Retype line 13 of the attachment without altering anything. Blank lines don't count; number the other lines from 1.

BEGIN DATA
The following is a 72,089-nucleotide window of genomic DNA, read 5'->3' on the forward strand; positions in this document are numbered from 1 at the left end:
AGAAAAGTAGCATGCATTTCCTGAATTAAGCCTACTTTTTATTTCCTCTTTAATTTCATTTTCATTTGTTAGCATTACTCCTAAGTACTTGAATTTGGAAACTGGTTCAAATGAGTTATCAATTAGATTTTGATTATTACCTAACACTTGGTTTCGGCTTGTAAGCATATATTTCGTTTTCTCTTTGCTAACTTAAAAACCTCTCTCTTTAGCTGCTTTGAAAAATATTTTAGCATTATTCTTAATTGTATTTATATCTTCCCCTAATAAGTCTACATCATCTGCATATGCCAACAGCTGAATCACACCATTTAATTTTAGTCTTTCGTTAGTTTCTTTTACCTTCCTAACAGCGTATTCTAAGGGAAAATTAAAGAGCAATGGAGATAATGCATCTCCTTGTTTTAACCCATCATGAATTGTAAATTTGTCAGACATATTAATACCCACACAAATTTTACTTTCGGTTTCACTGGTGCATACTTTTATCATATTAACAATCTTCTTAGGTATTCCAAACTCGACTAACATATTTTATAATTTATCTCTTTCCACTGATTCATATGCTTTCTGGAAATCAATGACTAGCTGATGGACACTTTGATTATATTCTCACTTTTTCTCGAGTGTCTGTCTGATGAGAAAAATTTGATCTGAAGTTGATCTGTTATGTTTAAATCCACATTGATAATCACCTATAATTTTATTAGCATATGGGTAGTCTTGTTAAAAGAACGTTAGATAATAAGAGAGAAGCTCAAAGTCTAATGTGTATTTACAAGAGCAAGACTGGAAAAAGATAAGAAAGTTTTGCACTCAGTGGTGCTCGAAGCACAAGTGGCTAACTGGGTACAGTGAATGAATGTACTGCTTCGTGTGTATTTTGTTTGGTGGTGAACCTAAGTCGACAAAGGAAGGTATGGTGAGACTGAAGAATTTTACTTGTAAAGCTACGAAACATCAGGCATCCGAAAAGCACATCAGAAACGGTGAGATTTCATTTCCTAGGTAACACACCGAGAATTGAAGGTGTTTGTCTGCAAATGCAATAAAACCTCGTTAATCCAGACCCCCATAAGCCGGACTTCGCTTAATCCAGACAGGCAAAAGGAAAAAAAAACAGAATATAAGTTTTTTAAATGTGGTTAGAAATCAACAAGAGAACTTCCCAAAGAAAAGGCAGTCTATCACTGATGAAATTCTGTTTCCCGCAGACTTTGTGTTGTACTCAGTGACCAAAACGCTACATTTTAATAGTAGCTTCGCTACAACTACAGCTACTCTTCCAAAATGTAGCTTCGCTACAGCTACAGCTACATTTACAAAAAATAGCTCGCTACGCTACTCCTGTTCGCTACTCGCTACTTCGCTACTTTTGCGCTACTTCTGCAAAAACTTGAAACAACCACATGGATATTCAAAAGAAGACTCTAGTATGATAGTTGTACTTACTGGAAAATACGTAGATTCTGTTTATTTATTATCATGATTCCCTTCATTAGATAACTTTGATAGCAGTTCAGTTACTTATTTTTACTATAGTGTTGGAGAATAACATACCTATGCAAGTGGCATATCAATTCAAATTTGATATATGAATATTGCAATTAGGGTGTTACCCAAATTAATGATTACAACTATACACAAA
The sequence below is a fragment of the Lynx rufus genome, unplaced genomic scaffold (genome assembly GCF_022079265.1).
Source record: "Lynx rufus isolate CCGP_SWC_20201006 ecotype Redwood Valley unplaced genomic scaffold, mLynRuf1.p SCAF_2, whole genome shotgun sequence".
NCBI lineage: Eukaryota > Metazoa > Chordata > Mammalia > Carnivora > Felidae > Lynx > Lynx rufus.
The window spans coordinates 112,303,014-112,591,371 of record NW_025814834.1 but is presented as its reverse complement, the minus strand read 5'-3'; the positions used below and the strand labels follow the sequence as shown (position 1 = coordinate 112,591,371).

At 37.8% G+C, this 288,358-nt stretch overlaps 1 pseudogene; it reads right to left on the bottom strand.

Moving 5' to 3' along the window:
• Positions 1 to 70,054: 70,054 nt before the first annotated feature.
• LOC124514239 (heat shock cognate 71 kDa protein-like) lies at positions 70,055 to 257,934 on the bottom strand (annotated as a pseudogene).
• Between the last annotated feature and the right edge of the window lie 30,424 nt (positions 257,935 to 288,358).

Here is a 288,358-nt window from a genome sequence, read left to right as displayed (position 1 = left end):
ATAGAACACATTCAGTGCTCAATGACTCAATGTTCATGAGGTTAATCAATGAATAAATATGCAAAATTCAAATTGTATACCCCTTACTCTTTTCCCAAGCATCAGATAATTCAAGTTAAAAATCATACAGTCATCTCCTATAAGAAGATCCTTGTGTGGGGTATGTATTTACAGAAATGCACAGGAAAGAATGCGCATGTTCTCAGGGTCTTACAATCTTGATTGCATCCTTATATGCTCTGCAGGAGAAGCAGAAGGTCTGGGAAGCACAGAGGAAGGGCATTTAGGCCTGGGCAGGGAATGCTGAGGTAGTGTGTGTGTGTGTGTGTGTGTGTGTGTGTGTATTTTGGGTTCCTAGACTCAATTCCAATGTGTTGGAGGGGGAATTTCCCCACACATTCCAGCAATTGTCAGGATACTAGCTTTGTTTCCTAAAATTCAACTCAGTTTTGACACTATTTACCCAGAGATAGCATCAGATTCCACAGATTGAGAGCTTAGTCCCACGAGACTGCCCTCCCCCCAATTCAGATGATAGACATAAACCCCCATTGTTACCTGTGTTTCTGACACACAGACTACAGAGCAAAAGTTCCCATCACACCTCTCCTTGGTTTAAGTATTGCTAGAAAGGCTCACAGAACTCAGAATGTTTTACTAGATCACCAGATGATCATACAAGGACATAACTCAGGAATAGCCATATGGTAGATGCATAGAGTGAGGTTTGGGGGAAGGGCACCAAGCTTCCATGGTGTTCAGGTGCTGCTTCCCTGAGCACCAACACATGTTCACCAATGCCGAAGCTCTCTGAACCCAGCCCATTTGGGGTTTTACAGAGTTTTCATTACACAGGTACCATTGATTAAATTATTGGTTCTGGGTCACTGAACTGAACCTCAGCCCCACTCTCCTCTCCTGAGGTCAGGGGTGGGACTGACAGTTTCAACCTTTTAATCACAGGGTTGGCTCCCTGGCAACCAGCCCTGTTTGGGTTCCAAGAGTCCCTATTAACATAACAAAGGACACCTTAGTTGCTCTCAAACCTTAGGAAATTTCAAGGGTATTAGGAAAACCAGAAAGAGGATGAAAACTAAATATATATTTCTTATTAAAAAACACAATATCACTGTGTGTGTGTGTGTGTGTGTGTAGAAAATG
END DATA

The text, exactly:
ATAGAACACATTCAGTGCTCAATGACTCAATGTTCATGAGGTTAATCAATGAATAAATATGCAAAATTCAAATTGTATACCCCTTACTCTTTTCCCAAGCATCAGATAATTCAAGTTAAAAATCATACAGTCATCTCCTATAAGAAGATCCTTGTGTGGGGTATGTATTTACAGAAATGCACAGGAAAGAATGCGCATGTTCTCAGGGTCTTACAATCTTGATTGCATCCTTATATGCTCTGCAGGAGAAGCAGAAGGTCTGGGAAGCACAGAGGAAGGGCATTTAGGCCTGGGCAGGGAATGCTGAGGTAGTGTGTGTGTGTGTGTGTGTGTGTGTGTGTGTATTTTGGGTTCCTAGACTCAATTCCAATGTGTTGGAGGGGGAATTTCCCCACACATTCCAGCAATTGTCAGGATACTAGCTTTGTTTCCTAAAATTCAACTCAGTTTTGACACTATTTACCCAGAGATAGCATCAGATTCCACAGATTGAGAGCTTAGTCCCACGAGACTGCCCTCCCCCCAATTCAGATGATAGACATAAACCCCCATTGTTACCTGTGTTTCTGACACACAGACTACAGAGCAAAAGTTCCCATCACACCTCTCCTTGGTTTAAGTATTGCTAGAAAGGCTCACAGAACTCAGAATGTTTTACTAGATCACCAGATGATCATACAAGGACATAACTCAGGAATAGCCATATGGTAGATGCATAGAGTGAGGTTTGGGGGAAGGGCACCAAGCTTCCATGGTGTTCAGGTGCTGCTTCCCTGAGCACCAACACATGTTCACCAATGCCGAAGCTCTCTGAACCCAGCCCATTTGGGGTTTTACAGAGTTTTCATTACACAGGTACCATTGATTAAATTATTGGTTCTGGGTCACTGAACTGAACCTCAGCCCCACTCTCCTCTCCTGAGGTCAGGGGTGGGACTGACAGTTTCAACCTTTTAATCACAGGGTTGGCTCCCTGGCAACCAGCCCTGTTTGGGTTCCAAGAGTCCCTATTAACATAACAAAGGACACCTTAGTTGCTCTCAAACCTTAGGAAATTTCAAGGGTATTAGGAAAACCAGAAAGAGGATGAAAACTAAATATATATTTCTTATTAAAAAACACAATATCACTGTGTGTGTGTGTGTGTGTGTGTAGAAAATG